New week, new optimism; but oil weakens again
Wall Street looks set to start the week where it ended on Friday; in positive territory. Janet Yellen’s comments last week seem to have stabilized fears of sharp rate rises with the most likely scenario now appearing to be a small increase in interest rates before the end of the year and small incremental rises to follow. Asian markets have closed Monday mostly higher with China’s premier hinting at more stimulus over the weekend. Australia bucked the trend with lower commodity prices hitting hard. In Europe there has been an upbeat start to the week’s trading. With markets closing on Thursday for the Easter break the remaining days of this week are set to be busy. Greece still features on the ‘watch list’ and although there will be no trading on Friday when US jobs data is released, indicators will be watched closely this week.
US stock futures are trending higher. Oil is trending lower (Brent $56.32, WTI $48.47 at 4.50am ET). Gold is trending lower.
Personal income and outlays at 8.30am ET
Pending home sales index at 10.00am ET
Dallas Fed manufacturing survey at 10.30am ET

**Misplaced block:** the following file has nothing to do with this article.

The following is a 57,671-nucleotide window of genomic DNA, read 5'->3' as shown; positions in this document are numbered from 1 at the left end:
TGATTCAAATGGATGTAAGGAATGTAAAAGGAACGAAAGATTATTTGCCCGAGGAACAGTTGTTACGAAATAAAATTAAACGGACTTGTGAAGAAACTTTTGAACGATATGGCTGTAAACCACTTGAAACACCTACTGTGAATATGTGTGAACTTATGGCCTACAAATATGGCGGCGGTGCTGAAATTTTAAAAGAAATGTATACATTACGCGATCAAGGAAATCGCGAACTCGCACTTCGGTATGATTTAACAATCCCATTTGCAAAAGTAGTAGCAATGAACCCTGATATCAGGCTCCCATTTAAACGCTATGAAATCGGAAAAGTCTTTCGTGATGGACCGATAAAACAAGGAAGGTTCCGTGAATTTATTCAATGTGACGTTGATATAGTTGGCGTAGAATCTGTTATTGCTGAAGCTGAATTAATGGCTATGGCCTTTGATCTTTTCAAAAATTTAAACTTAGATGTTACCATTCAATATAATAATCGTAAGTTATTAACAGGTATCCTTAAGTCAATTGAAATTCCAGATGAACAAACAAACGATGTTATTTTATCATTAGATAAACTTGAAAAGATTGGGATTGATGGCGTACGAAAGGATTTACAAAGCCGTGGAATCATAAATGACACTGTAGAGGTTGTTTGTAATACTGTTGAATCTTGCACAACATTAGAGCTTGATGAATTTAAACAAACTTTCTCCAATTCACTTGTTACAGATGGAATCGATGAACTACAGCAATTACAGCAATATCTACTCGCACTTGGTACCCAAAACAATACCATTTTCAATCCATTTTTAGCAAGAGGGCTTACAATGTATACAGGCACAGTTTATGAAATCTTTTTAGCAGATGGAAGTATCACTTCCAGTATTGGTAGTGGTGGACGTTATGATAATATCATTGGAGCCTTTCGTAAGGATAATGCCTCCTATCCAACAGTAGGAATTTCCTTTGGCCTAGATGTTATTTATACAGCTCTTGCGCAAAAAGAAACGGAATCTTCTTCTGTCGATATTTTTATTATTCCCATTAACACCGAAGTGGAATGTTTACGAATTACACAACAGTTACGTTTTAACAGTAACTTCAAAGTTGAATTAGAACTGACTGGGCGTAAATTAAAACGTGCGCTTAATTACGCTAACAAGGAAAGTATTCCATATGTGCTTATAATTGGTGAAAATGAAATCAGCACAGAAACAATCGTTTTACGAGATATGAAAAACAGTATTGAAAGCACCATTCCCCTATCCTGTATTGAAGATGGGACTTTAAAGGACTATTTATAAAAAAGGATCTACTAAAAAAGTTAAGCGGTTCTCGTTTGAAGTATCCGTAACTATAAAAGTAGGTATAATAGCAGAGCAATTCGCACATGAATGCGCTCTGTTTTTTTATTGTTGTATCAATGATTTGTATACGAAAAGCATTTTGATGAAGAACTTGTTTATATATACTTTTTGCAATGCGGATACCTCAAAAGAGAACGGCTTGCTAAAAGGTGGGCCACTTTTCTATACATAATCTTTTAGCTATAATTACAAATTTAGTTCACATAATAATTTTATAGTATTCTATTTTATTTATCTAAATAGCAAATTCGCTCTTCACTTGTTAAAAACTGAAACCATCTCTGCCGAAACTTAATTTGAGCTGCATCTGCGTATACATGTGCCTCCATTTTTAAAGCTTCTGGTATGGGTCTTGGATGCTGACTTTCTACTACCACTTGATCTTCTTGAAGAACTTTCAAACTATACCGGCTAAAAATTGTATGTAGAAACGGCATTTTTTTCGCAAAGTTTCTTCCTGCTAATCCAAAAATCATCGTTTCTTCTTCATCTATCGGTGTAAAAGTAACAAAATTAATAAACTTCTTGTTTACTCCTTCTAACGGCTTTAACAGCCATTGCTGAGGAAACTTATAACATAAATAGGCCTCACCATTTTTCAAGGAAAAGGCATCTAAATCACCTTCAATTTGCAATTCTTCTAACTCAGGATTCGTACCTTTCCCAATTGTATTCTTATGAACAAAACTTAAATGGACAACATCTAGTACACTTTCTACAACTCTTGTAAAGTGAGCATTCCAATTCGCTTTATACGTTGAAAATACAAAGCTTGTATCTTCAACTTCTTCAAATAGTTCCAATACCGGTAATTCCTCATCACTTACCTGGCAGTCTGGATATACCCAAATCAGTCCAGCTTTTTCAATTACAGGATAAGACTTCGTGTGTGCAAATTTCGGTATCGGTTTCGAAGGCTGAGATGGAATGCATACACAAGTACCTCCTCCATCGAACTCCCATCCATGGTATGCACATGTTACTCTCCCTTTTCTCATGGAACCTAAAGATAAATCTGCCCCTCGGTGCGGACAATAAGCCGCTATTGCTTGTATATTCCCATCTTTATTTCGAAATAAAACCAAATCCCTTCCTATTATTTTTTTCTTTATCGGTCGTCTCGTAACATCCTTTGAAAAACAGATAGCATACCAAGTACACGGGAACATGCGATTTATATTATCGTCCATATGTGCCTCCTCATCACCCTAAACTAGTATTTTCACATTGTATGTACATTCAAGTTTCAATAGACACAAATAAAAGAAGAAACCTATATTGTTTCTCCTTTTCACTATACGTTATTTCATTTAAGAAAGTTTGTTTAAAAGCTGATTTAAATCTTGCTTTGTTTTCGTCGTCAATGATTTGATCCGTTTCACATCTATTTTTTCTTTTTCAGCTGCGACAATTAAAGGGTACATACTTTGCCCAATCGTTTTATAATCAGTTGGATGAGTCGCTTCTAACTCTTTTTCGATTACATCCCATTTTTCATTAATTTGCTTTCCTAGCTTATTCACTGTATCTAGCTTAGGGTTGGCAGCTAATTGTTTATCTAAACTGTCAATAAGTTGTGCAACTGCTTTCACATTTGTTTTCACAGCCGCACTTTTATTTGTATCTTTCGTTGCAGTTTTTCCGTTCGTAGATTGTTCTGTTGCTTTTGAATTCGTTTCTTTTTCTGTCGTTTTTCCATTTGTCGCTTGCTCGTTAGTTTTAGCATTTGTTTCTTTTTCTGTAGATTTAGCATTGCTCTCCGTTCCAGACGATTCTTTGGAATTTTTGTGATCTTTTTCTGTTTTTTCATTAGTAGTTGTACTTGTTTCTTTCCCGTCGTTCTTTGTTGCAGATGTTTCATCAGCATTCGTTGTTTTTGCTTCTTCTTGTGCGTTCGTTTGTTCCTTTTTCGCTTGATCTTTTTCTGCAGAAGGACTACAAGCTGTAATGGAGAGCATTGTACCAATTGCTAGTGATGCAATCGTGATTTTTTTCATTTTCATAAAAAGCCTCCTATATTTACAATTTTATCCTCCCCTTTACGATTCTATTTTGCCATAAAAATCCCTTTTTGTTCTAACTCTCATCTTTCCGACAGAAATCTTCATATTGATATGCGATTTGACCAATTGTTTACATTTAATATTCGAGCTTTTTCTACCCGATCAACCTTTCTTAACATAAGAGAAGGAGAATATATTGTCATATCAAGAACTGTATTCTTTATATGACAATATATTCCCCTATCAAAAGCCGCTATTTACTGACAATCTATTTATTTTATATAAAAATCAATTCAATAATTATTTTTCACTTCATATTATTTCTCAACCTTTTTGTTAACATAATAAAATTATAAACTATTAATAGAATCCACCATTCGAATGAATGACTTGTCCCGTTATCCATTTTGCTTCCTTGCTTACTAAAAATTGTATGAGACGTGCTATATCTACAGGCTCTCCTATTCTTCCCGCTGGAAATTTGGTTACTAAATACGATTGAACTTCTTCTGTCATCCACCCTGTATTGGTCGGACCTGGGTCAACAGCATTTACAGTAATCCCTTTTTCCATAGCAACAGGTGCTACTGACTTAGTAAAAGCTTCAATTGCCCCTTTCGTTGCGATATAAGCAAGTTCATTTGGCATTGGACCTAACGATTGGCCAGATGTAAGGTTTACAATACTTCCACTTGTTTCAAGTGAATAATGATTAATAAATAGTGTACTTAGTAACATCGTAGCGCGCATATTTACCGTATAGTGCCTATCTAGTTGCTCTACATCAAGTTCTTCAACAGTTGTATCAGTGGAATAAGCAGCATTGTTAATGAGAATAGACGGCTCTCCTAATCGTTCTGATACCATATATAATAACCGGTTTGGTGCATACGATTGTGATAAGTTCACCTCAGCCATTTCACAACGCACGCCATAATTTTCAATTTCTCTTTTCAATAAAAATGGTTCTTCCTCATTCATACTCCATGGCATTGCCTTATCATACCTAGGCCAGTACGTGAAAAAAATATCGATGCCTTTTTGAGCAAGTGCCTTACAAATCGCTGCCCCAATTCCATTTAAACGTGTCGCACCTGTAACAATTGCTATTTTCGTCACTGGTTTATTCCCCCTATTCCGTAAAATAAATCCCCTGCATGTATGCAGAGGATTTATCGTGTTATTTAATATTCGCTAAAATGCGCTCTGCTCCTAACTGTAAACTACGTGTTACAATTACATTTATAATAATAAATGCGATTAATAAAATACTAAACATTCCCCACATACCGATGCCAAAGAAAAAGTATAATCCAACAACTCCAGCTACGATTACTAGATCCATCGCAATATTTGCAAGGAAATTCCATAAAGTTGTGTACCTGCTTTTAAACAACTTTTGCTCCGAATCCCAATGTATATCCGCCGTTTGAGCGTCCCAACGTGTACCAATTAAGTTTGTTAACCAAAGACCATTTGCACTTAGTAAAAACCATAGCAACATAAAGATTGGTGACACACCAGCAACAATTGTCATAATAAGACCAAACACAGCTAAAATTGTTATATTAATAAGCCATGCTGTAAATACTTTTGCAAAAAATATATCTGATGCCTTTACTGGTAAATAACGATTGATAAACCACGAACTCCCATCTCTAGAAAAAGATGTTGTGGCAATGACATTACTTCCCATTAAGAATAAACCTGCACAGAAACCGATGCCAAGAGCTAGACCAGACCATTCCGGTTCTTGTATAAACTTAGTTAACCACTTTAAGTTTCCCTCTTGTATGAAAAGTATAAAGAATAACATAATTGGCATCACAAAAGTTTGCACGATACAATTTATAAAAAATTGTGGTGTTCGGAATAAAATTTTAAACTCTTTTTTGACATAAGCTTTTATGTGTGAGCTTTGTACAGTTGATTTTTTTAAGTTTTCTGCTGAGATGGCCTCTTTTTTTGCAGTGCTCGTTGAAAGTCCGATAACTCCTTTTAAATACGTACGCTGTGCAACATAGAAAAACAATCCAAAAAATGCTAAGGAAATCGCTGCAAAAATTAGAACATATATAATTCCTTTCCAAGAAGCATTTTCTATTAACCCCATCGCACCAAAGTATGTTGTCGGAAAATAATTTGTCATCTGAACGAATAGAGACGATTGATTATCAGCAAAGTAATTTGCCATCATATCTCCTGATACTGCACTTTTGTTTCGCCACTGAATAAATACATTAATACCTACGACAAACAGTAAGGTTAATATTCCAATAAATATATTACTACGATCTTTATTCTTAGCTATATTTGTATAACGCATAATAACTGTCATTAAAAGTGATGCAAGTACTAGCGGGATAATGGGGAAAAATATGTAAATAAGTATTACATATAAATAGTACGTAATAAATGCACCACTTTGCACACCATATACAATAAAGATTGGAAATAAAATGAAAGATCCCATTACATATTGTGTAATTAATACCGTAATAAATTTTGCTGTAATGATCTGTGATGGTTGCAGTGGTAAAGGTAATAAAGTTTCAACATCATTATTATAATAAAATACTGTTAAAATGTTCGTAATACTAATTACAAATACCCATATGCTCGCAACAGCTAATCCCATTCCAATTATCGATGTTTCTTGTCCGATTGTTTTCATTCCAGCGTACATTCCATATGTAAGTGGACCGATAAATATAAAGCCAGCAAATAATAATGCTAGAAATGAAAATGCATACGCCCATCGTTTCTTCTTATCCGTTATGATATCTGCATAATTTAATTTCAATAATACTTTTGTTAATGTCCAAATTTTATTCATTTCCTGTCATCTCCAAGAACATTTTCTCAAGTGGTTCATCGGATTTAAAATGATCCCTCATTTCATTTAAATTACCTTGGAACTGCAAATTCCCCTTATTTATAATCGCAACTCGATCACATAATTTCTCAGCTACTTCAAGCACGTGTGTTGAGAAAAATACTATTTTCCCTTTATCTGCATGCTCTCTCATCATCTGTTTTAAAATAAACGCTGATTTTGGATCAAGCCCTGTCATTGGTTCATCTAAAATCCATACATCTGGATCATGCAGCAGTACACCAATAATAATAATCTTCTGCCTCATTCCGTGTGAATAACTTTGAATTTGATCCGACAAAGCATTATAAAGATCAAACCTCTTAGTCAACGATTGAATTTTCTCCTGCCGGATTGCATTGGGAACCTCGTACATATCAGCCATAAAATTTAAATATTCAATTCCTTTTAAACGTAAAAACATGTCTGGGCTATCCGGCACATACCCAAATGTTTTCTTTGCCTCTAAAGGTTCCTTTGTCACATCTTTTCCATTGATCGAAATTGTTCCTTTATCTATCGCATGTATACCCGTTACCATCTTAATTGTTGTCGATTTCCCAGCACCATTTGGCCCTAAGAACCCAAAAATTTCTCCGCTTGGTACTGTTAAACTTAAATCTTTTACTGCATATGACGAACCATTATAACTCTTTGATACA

American Realty, Hills Bancorp and Vasomedical are among the companies reporting results today.
Volvo to invest $500 in first US factory
Swedish vehicle manufacturer Volvo has announced that it is investing half a billion dollars in the US with its first production facility here. The firm’s sales have been dropping in recent years and the new plant, which will begin operation in 2018, is an important part of the strategy to reverse the trend. “The U.S. is an absolutely crucial part of our global transformation,” Chief Executive Officer Hakan Samuelsson said in a statement. “Today’s announcement makes it perfectly clear that Volvo is in the U.S. to stay.” Volvo is considering locations currently.
US running out of oil storage?
Some analysts are predicting a new problem that could put further pressure on falling oil prices; lack of storage space. With the US producing at levels that rival Saudi Arabia and demand still sluggish if oil tanks are indeed almost full then prices could drop. Oil intelligence firm Genscape uses a number of hi-tech methods of calculating the levels of oil stored worldwide. Often they can use less advanced methods though such as flying over the oil tanks and looking down! The company believes that in Cushing, Oklahoma the tanks are about 70 per cent full. Meanwhile Citigroup warns that the US is running out of storage. Read the full story.
Indiana anti-gay backlash grows
Indiana’s decision to allow businesses to discriminate against gay, lesbian and transgender people on the grounds of religion has resulted in a furious backlash from businesses and other organizations. Many city administrations have ceased publicly-funded travel to the state and businesses including Apple, Angie’s List, Yelp and Eli Lilly have spoken out against the law. Even the state’s own chamber of commerce says it is unnecessary and brings unwanted attention to the state.